“That’s one of my biggest passions I have for the work I do, is to break barriers of access to families,” Rangel said.

“That’s what I’ve enjoyed most about this year, that as an organization, we were able to ... listen to our community, and from their voices and their needs, develop several different things that can help them better understand what we’re going through.”

The past year’s educational journey has affected families differently. Even within one family, students may have a range of experiences.

For individual students, different experiences in learning

Jessie Mohandessi has three kids at two different schools in Vancouver. Imaan, her oldest, attends Seton Catholic College Prep, while her two younger kids, Kimia and Mina, go to Vancouver iTech Preparatory, a magnet school run by Vancouver Public Schools.

All three students have dyslexia.

Reflecting on the beginning of the pandemic, Mohandessi saw her kids lose interest in school as they lost the in-person connection with teachers and peers.

“I noticed that all three of my kids just basically disengaged from the learning that they were doing and weren’t really as motivated or happy,” Mohandessi said in September.

“The happiness is a big thing — they went from being pretty happy to go to school ... but they weren’t getting anything out of it socially and emotionally and they ended up just shutting down a lot.”

As a stay-at-home parent, Mohandessi was around to help her kids if they needed it. But she says it was difficult learning how to access the various digital platforms while trying to learn the academic content at the same time.

“For kids with dyslexia and ADHD and a lot of other comorbidity disorders, management is almost a full-time job in itself,” Mohandessi said in December 2020. “And now that we’re working online, the management is harder.”

Imaan Mohandessi, 18, completes schoolwork at his home in Vancouver, Wash., March 12, 2021. Imaan attends Seton Catholic College Preparatory High School, where they recently invited seniors to return to the school.

Imaan Mohandessi, 18, completes schoolwork at his home in Vancouver, Wash., March 12, 2021. Imaan attends Seton Catholic College Preparatory High School, where they recently invited seniors to return to the school.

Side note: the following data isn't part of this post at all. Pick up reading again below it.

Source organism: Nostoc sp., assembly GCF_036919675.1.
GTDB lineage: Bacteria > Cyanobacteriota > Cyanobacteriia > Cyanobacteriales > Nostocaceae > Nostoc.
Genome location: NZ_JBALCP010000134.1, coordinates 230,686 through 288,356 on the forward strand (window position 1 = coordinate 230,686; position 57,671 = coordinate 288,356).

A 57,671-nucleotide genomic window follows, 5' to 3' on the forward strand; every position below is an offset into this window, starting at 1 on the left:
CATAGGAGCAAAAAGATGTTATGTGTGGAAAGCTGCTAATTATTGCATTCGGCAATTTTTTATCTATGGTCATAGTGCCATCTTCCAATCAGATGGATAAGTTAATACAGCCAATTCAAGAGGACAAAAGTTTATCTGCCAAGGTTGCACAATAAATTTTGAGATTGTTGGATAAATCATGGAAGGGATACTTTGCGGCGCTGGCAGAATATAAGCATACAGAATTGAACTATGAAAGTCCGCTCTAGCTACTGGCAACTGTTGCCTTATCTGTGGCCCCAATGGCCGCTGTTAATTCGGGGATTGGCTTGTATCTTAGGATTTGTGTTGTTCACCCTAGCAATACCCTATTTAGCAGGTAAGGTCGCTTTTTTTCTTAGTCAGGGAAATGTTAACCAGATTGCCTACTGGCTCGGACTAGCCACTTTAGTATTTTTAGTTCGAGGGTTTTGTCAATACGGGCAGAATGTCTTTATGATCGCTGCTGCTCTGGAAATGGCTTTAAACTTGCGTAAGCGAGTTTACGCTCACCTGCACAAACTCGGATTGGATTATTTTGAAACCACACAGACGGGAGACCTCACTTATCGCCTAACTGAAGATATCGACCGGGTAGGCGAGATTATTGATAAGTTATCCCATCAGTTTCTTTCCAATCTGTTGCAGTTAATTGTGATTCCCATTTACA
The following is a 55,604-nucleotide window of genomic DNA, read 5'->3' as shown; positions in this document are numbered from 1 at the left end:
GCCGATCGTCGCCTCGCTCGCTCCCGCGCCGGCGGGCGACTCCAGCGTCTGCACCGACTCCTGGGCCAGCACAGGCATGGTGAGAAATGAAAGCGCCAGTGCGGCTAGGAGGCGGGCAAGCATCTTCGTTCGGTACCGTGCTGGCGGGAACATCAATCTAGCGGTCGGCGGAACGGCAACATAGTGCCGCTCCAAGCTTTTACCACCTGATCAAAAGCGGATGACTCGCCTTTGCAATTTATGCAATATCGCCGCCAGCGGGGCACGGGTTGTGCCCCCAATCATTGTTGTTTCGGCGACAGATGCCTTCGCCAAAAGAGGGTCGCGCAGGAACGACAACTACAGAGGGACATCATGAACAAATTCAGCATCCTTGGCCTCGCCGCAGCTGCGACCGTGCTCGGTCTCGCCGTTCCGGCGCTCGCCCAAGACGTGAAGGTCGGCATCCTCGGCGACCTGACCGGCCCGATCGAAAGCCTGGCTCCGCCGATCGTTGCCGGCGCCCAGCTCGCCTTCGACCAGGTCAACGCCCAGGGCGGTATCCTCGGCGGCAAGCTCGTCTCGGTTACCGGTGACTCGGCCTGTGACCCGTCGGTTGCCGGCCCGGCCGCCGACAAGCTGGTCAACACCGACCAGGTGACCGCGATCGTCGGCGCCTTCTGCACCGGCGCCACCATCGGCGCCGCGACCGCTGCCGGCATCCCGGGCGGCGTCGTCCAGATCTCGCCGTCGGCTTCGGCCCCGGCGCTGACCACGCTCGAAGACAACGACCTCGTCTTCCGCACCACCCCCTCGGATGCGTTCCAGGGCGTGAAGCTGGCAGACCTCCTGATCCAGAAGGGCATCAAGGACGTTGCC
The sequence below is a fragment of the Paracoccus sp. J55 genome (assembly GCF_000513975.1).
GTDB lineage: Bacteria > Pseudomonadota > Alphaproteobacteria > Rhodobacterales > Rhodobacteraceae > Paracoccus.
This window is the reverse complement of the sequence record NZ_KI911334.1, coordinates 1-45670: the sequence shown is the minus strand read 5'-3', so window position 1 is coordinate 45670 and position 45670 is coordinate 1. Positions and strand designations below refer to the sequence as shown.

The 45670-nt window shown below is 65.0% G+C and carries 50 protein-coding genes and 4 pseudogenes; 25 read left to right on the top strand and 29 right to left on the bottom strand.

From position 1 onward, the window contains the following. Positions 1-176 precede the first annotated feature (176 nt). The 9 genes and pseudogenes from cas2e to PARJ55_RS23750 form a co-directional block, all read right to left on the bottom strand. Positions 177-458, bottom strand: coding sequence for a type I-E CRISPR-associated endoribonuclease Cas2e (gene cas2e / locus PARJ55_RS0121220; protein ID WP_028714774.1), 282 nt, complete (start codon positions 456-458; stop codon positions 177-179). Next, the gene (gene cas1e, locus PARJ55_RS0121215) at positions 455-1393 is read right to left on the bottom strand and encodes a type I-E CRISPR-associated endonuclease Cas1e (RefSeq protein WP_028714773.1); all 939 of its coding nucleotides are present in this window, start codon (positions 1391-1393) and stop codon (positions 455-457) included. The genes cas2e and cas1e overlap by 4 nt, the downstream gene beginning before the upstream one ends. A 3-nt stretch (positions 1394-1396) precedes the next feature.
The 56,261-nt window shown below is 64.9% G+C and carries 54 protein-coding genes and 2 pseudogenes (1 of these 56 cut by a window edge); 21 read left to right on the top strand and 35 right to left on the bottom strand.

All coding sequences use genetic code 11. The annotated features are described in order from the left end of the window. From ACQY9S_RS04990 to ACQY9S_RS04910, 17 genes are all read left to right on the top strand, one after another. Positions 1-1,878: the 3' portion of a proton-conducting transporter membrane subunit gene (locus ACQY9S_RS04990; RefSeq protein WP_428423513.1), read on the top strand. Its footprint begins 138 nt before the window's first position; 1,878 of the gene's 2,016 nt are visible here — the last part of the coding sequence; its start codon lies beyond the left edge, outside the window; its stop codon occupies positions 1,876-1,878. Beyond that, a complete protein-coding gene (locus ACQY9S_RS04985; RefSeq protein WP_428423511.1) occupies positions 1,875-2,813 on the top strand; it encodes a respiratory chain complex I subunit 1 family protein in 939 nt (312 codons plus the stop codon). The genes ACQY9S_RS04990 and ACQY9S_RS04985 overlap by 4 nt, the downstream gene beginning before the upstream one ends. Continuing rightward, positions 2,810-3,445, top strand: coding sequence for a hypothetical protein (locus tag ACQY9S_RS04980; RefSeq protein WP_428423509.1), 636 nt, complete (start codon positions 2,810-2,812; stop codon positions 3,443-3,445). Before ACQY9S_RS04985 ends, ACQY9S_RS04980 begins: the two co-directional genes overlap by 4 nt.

Kristyna Wentz-Graff / OPB

For Imaan, a senior this year, starting the year in distance learning went OK. He was able to interact more with his teachers than he could back in the spring, and he was happy about that. But it wasn’t perfect.

“That’s a relief to be able to actually talk to our teachers, but then it just gets so tiring all the time,” Imaan said. “You’re just sitting for hours in a chair staring at your iPad or computer and being on meetings all day.”

For ninth-grader Kimia, she missed the in-person support from teachers and learning aides. She was accustomed to having school staff support her during tests, for instance, by helping read and point to test questions. That’s a lot more difficult to do remotely.

Throughout the fall and winter, Kimia said she just wasn’t processing what she heard during Zoom class. It wasn’t sinking in.

Related: With hybrid learning, students return to a very different kind of school

“I feel like I am not even learning,” Kimia said. “I’m doing the work, but it’s not being processed into my brain and in my memory. When I do the work, I get good grades on it, but I don’t remember anything I learn.”

For much of the last year in distance learning, Kimia has been able to work in a “pod” with friends. She said she’s seen this time impact them too.

“Being in quarantine and online learning for almost a year, it’s not just putting me behind in my learning and social-emotional development, it’s also putting kids without learning disabilities [behind], like some of my friends ... they’re not getting to build their social skills, or help problem solve problems in school,” Kimia said.

Jessie Mohandessi, left, helps her daughter Kimia, 15, stay on task as she completes her virtual schoolwork at their home in Vancouver, Wash., March 12, 2021.

Jessie Mohandessi, left, helps her daughter Kimia, 15, stay on task as she completes her virtual schoolwork at their home in Vancouver, Wash., March 12, 2021.

Kristyna Wentz-Graff / OPB